CON: Virtual learning brings new set of challenges


Virtual learning is now a worldwide method of education, but there are a number of students who dislike it. Both students and teachers have found challenges regarding online schoolwork, and several people wish for in-person school to resume.

Since most students were accustomed to attending school in-person, adjusting to a virtual schedule was reportedly hard for many such as junior Leah Gish.

“It adds a disadvantage for multiple other people, including myself, where our wifi has just not worked well,” Gish said. “I feel bad for the kids who don’t have good wifi.”

Gish believes that assigning work is a problem, and Canvas has added more issues on top of the stress from online classes.

“I think teachers need to be looser with assignments they give. I also wish that Canvas wasn’t so complicated and I think they should’ve kept with Google Classroom,” Gish said. “[CCPS] should have prepared better, because a lot of teachers just didn’t know how to correctly use Canvas in the first place, especially the substitutes. They should’ve prepared them way better.”

Some students have found that the work they receive from teachers is too much to keep up with at times. Numerous people have reported that the assigned work is too much or too hard, or that the time they are given to complete the assignments isn’t enough. There are also some students who rely on school to get their work done and to have a meal provided for them.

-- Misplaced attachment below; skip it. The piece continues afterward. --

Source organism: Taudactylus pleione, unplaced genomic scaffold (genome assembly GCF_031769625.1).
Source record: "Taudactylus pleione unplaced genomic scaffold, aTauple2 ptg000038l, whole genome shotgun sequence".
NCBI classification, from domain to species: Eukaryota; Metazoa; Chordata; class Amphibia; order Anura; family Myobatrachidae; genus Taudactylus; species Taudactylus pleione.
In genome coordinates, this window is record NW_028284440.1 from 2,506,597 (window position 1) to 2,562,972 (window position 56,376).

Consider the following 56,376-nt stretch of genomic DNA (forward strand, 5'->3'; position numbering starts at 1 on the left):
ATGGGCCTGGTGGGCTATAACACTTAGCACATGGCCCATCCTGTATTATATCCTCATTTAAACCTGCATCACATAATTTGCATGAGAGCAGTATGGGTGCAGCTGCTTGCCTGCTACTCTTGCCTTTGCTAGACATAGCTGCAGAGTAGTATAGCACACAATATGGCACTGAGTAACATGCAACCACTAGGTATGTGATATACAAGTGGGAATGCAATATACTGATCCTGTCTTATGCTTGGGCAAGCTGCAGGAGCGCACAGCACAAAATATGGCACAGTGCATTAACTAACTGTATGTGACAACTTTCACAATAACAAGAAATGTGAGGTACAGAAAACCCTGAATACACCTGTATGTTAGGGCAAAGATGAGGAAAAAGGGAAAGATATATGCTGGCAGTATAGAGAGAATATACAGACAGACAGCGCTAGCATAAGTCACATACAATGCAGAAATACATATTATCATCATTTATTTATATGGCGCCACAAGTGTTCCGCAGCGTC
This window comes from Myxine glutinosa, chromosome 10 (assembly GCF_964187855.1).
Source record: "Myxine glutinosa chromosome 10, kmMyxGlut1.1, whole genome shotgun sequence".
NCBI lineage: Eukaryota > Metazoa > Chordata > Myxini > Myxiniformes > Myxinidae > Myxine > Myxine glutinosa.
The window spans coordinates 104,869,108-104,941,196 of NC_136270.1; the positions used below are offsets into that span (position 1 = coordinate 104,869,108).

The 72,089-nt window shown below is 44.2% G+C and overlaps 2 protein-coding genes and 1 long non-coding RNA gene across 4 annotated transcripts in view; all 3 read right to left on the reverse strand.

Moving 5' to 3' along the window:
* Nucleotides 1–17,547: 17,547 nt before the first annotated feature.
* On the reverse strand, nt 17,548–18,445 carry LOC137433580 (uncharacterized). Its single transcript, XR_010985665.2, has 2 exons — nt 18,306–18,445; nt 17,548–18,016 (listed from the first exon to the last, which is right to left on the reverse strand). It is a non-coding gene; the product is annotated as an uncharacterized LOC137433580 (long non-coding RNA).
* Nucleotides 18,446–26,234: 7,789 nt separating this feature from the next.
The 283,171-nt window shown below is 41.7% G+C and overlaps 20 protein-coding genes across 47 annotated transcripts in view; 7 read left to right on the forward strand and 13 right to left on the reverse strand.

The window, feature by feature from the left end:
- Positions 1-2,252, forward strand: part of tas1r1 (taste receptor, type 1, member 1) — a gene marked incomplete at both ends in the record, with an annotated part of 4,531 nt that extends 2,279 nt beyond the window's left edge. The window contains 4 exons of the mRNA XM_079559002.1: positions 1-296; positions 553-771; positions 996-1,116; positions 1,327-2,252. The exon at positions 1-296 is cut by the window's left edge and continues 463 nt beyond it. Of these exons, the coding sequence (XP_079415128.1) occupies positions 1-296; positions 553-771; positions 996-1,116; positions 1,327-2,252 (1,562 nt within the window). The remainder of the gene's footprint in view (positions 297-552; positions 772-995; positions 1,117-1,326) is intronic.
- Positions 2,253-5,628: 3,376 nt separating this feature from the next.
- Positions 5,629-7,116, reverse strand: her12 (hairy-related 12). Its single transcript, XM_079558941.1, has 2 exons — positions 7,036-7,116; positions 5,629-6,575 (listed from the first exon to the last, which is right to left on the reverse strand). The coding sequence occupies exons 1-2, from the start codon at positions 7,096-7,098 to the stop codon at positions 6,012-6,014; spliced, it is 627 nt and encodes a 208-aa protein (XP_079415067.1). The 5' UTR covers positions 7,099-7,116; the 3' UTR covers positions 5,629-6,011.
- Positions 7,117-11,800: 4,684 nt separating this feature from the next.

“For many kids, school was a place to get their meals and the wifi they needed to do their schoolwork, and for them to just be in their house with whatever’s going on around them– it’s the school environment, and I miss that the most,” Gish said.

Junior Robert Bigelow is a new student at Clover Hill, and he’s had trouble adjusting because of the virtual environment.

“Honestly, it made it harder socially because I’m at a new school, and I have not been able to meet a lot of new people,” Bigelow said. “And with virtual school, I tend to be more indoors than outside. With COVID-19, it’s a must, but I think that they should’ve prepared better and had been better trained for certain situations. Google went down the other day, and because of that we had to delay school.”

Bigelow attended Benedictine College Preparatory for two years before he decided to transfer to Clover Hill. Since COVID-19 caused the schools to shut down, the only knowledge he has of the school is what his friends and teachers have told him. 

“It’s hard being in a school that I have little to no knowledge about. I don’t even know what the actual school looks like inside,” said Bigelow.

Virtual school impacts students in different ways, some negatively and some positively. With the unfortunate situation unfolding around us, virtual school is a solution to a problem people have been pondering since the start of quarantine last year, regardless of personal feelings on the matter.